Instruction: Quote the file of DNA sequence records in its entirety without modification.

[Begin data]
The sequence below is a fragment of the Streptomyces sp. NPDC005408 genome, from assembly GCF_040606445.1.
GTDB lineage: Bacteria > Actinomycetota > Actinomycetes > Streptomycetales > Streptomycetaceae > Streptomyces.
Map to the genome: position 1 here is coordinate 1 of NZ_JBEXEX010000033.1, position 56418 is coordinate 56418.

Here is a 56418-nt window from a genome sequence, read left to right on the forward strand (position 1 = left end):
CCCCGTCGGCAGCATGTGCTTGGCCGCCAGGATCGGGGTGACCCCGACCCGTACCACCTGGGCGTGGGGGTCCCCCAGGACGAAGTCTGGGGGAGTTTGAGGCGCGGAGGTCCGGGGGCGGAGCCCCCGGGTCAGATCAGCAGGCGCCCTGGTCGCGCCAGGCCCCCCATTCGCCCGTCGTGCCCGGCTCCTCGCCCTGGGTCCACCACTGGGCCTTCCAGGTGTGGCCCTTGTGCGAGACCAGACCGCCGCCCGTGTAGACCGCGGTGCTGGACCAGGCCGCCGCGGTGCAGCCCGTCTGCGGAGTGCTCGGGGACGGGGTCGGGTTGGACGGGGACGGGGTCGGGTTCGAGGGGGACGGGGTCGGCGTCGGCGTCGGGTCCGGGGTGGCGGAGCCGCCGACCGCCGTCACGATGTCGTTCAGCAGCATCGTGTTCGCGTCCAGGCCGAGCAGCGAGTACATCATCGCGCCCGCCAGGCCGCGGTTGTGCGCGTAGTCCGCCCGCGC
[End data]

The sequence below is a fragment of the Streptomyces sp. NPDC005408 genome, from assembly GCF_040606445.1.
GTDB lineage: Bacteria > Actinomycetota > Actinomycetes > Streptomycetales > Streptomycetaceae > Streptomyces.
Map to the genome: position 1 here is coordinate 1 of NZ_JBEXEX010000033.1, position 56418 is coordinate 56418.

Here is a 56418-nt window from a genome sequence, read left to right on the forward strand (position 1 = left end):
CCCCGTCGGCAGCATGTGCTTGGCCGCCAGGATCGGGGTGACCCCGACCCGTACCACCTGGGCGTGGGGGTCCCCCAGGACGAAGTCTGGGGGAGTTTGAGGCGCGGAGGTCCGGGGGCGGAGCCCCCGGGTCAGATCAGCAGGCGCCCTGGTCGCGCCAGGCCCCCCATTCGCCCGTCGTGCCCGGCTCCTCGCCCTGGGTCCACCACTGGGCCTTCCAGGTGTGGCCCTTGTGCGAGACCAGACCGCCGCCCGTGTAGACCGCGGTGCTGGACCAGGCCGCCGCGGTGCAGCCCGTCTGCGGAGTGCTCGGGGACGGGGTCGGGTTGGACGGGGACGGGGTCGGGTTCGAGGGGGACGGGGTCGGCGTCGGCGTCGGGTCCGGGGTGGCGGAGCCGCCGACCGCCGTCACGATGTCGTTCAGCAGCATCGTGTTCGCGTCCAGGCCGAGCAGCGAGTACATCATCGCGCCCGCCAGGCCGCGGTTGTGCGCGTAGTCCGCCCGCGC